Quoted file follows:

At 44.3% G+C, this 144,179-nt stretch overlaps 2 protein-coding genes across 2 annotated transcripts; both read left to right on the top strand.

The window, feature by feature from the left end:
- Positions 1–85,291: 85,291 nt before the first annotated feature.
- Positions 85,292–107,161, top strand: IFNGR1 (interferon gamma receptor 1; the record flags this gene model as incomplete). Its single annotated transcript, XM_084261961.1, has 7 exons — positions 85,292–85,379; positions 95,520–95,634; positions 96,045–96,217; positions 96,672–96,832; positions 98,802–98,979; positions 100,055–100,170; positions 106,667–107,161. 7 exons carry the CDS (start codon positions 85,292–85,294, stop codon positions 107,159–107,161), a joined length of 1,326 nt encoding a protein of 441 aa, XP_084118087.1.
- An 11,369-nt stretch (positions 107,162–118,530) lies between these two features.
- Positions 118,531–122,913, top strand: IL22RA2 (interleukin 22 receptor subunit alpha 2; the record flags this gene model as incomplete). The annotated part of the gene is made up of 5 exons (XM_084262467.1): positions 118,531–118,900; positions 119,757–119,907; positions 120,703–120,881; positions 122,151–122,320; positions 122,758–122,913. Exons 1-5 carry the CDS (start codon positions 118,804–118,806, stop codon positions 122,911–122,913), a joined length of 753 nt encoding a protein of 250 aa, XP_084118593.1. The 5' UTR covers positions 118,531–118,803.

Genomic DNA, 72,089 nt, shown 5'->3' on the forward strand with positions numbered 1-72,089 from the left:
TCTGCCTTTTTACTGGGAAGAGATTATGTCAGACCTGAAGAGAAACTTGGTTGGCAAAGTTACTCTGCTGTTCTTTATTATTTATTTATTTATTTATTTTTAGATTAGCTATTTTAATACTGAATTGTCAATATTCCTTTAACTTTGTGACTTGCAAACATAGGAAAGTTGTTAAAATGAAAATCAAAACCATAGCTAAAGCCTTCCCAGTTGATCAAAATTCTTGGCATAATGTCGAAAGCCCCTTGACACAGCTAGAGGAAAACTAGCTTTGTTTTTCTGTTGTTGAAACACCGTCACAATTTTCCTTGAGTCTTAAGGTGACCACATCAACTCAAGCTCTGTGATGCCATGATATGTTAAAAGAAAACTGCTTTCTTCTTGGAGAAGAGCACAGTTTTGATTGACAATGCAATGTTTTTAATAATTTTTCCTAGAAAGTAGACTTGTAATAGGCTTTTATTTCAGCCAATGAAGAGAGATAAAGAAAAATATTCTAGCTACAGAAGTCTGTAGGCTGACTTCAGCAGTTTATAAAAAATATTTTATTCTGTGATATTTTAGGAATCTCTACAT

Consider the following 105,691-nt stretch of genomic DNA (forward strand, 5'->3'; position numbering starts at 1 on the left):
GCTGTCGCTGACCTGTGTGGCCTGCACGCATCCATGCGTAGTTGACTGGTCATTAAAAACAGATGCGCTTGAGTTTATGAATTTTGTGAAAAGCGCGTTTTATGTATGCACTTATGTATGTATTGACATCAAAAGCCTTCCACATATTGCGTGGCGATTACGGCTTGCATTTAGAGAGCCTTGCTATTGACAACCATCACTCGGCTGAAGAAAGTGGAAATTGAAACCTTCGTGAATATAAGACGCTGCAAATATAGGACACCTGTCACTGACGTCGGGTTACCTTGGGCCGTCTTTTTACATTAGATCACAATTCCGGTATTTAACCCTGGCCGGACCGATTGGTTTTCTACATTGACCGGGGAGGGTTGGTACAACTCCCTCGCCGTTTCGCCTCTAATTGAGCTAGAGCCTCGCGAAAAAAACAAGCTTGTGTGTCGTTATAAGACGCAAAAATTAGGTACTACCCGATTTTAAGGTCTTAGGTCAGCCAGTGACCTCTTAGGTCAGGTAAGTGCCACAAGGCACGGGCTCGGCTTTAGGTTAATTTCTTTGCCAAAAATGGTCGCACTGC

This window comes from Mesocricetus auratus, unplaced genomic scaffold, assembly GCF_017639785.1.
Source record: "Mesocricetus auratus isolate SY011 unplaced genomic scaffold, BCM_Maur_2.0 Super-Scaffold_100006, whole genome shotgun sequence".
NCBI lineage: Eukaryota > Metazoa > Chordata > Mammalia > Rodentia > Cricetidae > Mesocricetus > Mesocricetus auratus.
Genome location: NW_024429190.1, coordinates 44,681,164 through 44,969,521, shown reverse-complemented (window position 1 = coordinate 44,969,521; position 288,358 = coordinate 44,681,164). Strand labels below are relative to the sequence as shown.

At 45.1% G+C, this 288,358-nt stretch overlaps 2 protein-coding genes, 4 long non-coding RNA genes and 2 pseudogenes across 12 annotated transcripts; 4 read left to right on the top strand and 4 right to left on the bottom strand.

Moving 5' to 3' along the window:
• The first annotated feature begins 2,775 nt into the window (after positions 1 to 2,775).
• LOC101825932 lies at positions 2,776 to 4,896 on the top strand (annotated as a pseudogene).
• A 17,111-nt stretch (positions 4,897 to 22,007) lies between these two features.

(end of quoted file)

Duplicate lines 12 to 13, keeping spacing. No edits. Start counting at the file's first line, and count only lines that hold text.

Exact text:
Source record: "Mesocricetus auratus isolate SY011 unplaced genomic scaffold, BCM_Maur_2.0 Super-Scaffold_100006, whole genome shotgun sequence".
NCBI lineage: Eukaryota > Metazoa > Chordata > Mammalia > Rodentia > Cricetidae > Mesocricetus > Mesocricetus auratus.